All levels of government are feeling the pressure as the steadily increasing demand is pushing more homes out of buyers’ budgets – rendering the current supply-demand imbalance a key social and political issue.

Recently, we have noted the announcement of several policy changes, updates, and funding initiatives designed to unlock new housing and its surrounding infrastructure. On a federal level, these include the National Housing Accord, National Planning Reform Blueprint, and the National Housing and Homeless Plan, as well as around $16 billion in targeted funding.

The QLD State Government offers the SEQRP, the Housing Availability and Affordability Bill, and funding initiatives including the Catalyst Infrastructure Fund, the Housing Investment Fund, and the Growth Acceleration Fund.

These and other policies (or amendments) take a firmer approach to unlocking more housing, prioritising infrastructure, and streamlining planning processes. Although they are neither quick nor perfect solutions, they are certainly a step in the right direction.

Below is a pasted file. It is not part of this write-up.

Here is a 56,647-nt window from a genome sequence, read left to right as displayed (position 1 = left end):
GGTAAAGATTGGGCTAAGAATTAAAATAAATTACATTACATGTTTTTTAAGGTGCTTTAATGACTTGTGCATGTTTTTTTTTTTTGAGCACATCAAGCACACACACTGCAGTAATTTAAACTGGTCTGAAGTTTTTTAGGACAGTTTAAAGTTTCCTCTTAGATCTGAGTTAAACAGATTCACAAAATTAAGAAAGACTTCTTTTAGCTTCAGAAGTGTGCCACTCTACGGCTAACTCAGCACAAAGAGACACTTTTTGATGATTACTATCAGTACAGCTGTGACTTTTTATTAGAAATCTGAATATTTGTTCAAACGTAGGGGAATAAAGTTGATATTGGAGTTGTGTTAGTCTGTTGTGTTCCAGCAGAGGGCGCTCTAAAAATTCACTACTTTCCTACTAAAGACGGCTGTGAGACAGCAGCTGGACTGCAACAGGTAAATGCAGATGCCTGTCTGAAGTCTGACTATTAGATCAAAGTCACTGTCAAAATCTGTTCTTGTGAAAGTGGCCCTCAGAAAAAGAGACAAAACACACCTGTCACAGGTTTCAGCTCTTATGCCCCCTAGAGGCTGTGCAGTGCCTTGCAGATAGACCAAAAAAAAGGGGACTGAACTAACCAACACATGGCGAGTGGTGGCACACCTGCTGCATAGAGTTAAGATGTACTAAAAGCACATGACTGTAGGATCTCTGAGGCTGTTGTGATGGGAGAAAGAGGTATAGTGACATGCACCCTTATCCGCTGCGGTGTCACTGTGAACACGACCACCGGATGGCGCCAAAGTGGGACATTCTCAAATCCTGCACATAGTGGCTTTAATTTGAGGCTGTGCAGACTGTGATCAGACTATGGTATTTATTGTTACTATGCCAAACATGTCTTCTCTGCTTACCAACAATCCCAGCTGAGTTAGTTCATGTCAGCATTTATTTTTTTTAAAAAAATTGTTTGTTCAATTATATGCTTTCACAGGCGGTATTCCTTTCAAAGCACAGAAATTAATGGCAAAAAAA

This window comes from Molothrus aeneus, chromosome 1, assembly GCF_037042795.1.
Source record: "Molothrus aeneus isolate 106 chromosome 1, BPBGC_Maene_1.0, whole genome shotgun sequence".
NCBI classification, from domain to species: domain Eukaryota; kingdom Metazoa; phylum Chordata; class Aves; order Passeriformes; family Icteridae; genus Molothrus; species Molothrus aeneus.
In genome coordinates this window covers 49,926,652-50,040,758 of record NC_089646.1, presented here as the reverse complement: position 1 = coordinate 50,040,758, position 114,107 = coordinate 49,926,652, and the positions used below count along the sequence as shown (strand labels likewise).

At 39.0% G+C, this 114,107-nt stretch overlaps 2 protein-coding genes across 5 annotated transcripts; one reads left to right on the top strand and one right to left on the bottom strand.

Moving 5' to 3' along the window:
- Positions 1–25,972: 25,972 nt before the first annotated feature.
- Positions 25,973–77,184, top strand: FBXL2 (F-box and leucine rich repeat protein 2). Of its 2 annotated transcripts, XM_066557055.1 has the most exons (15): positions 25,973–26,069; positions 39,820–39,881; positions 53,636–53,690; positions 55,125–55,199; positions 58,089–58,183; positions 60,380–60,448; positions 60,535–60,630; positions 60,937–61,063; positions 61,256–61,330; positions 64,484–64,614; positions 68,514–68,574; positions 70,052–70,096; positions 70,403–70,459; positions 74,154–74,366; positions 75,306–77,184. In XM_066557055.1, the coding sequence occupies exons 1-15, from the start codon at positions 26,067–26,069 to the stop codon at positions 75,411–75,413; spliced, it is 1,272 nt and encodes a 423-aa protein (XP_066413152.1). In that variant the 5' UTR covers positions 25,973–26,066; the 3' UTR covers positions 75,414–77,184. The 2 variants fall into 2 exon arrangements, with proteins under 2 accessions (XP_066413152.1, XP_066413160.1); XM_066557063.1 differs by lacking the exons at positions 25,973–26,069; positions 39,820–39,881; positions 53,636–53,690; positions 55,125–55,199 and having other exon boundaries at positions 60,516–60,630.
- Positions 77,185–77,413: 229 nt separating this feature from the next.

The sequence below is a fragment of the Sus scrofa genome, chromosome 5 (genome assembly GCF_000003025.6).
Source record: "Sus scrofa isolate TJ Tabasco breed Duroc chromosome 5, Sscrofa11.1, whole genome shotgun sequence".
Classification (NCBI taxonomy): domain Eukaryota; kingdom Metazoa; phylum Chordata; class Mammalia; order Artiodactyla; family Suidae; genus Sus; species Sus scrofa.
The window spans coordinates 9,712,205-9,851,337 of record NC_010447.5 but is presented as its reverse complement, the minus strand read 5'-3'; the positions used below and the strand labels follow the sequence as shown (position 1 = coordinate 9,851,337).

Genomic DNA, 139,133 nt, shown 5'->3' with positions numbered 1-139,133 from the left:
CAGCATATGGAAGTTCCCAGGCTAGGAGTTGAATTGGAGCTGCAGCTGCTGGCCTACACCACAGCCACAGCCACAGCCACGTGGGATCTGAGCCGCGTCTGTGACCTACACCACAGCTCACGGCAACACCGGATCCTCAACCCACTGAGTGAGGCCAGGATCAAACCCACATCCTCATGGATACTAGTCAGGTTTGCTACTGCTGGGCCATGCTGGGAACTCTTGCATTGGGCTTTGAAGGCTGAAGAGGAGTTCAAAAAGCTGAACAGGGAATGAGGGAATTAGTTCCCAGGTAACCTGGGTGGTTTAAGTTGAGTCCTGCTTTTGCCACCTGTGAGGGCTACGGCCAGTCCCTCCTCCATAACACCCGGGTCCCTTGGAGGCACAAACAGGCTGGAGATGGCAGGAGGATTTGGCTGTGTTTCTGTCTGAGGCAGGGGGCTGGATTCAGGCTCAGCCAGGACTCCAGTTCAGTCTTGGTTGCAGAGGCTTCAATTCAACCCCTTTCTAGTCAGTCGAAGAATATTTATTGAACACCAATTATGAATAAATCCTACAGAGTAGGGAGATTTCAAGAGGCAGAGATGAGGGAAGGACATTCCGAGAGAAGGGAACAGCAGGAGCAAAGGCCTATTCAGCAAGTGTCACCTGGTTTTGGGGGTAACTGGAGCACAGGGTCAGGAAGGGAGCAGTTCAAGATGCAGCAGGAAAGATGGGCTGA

While we support any changes that facilitate greater and faster supply, a monumental uplift is promptly required. We must consider the timing between measures being enacted and their real-world impacts; we must also consider what can be done to increase affordable supply in the interim.

Greenfield land supply will continue to play a significant role in the supply and affordability equation – particularly considering the elevated build costs hampering feasible delivery of higher density supply in infill areas. Continuing to focus on ways to unlock greenfield supply could pay greater dividends in the shorter term.

This article references findings from our May 2024 SEQ Greenfield Market Report.